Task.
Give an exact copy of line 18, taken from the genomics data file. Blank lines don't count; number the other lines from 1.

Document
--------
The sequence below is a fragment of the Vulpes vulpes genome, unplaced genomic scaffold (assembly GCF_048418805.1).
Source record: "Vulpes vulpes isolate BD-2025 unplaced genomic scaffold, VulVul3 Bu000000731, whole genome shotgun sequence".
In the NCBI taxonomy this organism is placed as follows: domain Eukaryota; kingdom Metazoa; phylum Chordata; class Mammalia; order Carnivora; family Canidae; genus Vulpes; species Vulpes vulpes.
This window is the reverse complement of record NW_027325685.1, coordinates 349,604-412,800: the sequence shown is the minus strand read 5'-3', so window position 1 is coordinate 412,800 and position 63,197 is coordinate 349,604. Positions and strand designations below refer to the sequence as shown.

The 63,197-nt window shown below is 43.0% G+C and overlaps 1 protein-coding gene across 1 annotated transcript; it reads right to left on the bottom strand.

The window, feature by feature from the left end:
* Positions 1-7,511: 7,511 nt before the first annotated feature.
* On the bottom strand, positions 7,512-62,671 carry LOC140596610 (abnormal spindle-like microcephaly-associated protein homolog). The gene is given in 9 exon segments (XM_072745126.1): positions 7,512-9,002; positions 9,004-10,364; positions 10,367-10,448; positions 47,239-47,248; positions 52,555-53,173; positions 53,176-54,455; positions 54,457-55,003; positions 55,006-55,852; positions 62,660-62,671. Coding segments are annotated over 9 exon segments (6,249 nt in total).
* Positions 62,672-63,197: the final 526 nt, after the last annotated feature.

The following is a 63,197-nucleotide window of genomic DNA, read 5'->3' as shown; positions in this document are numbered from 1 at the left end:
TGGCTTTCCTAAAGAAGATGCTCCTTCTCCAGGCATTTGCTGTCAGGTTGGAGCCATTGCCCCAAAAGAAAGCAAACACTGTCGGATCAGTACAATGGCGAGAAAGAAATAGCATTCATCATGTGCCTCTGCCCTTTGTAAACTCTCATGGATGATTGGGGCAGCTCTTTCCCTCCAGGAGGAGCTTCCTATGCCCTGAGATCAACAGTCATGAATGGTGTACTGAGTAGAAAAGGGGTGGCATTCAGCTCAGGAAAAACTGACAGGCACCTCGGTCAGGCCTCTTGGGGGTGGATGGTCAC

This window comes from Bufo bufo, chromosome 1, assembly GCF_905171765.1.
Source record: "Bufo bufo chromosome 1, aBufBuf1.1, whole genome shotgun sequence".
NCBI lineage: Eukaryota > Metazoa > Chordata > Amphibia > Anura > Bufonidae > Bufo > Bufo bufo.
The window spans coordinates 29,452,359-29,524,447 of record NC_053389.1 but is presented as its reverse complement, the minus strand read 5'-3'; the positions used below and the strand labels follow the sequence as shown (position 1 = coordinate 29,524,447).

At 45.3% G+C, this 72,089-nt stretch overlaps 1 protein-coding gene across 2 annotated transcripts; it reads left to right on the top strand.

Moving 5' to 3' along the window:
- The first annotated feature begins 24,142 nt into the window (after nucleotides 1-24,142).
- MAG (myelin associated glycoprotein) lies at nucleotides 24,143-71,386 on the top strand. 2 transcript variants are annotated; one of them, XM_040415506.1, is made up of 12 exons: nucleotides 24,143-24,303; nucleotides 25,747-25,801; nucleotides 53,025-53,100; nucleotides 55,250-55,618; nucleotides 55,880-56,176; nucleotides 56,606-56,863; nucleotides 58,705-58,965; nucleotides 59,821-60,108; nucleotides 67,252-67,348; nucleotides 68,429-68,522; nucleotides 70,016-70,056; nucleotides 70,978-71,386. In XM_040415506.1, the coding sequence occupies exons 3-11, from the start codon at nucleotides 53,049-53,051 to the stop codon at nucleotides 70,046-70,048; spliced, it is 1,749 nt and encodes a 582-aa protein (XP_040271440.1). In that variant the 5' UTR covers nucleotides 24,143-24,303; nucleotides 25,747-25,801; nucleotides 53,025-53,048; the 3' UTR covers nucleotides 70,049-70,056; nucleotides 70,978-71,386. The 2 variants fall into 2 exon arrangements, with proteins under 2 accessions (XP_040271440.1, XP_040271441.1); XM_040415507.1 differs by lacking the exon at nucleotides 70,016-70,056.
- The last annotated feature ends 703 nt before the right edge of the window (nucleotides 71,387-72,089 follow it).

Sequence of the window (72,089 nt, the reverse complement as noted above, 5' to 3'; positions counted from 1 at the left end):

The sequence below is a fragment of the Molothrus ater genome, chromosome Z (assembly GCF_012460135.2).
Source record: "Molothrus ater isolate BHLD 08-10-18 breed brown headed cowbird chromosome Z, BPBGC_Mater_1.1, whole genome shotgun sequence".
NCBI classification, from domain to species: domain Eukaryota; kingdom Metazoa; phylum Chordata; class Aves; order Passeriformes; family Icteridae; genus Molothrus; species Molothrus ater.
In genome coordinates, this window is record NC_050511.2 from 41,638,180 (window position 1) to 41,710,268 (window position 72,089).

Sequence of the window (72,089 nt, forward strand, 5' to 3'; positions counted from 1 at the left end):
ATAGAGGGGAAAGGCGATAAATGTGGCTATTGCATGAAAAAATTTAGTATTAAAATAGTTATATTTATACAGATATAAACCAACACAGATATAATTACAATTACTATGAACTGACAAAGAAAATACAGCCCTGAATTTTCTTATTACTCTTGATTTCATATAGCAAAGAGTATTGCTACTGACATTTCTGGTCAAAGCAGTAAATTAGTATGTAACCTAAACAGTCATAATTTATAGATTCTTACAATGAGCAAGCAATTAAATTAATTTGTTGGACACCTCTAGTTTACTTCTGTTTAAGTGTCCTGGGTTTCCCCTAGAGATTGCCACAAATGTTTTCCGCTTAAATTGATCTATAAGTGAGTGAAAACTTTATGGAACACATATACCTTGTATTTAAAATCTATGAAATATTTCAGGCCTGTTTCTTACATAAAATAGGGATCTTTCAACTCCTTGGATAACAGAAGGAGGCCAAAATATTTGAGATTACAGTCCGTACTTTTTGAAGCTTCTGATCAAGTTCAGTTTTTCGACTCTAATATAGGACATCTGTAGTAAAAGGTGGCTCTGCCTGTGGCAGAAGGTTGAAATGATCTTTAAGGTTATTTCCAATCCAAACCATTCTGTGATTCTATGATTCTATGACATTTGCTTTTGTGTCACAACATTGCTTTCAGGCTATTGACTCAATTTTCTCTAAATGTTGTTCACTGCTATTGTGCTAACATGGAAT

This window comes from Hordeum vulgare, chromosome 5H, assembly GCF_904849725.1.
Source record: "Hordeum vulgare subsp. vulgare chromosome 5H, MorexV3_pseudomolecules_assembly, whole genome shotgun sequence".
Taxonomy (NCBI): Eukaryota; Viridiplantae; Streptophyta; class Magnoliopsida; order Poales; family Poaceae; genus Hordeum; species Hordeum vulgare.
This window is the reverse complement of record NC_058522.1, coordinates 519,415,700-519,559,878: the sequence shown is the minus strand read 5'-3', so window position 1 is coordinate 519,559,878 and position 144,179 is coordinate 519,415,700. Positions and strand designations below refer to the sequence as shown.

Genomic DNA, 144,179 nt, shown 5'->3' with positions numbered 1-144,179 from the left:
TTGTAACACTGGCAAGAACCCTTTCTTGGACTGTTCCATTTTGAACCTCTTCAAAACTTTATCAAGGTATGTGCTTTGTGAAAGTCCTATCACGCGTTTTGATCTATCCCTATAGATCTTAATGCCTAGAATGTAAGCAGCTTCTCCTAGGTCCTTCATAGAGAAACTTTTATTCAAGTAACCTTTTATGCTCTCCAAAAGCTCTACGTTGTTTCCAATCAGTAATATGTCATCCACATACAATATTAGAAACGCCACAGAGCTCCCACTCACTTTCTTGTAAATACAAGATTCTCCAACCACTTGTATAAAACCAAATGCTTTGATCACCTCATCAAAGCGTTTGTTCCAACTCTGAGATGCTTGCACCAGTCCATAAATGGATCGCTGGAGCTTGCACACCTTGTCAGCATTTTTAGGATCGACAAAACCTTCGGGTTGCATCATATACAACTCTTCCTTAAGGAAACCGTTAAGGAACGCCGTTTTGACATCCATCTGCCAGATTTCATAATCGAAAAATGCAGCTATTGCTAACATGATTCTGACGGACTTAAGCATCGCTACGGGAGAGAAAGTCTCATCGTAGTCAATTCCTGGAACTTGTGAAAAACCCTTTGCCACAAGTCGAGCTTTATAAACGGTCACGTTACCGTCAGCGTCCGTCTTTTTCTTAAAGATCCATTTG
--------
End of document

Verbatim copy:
- The first annotated feature begins 24,142 nt into the window (after nucleotides 1-24,142).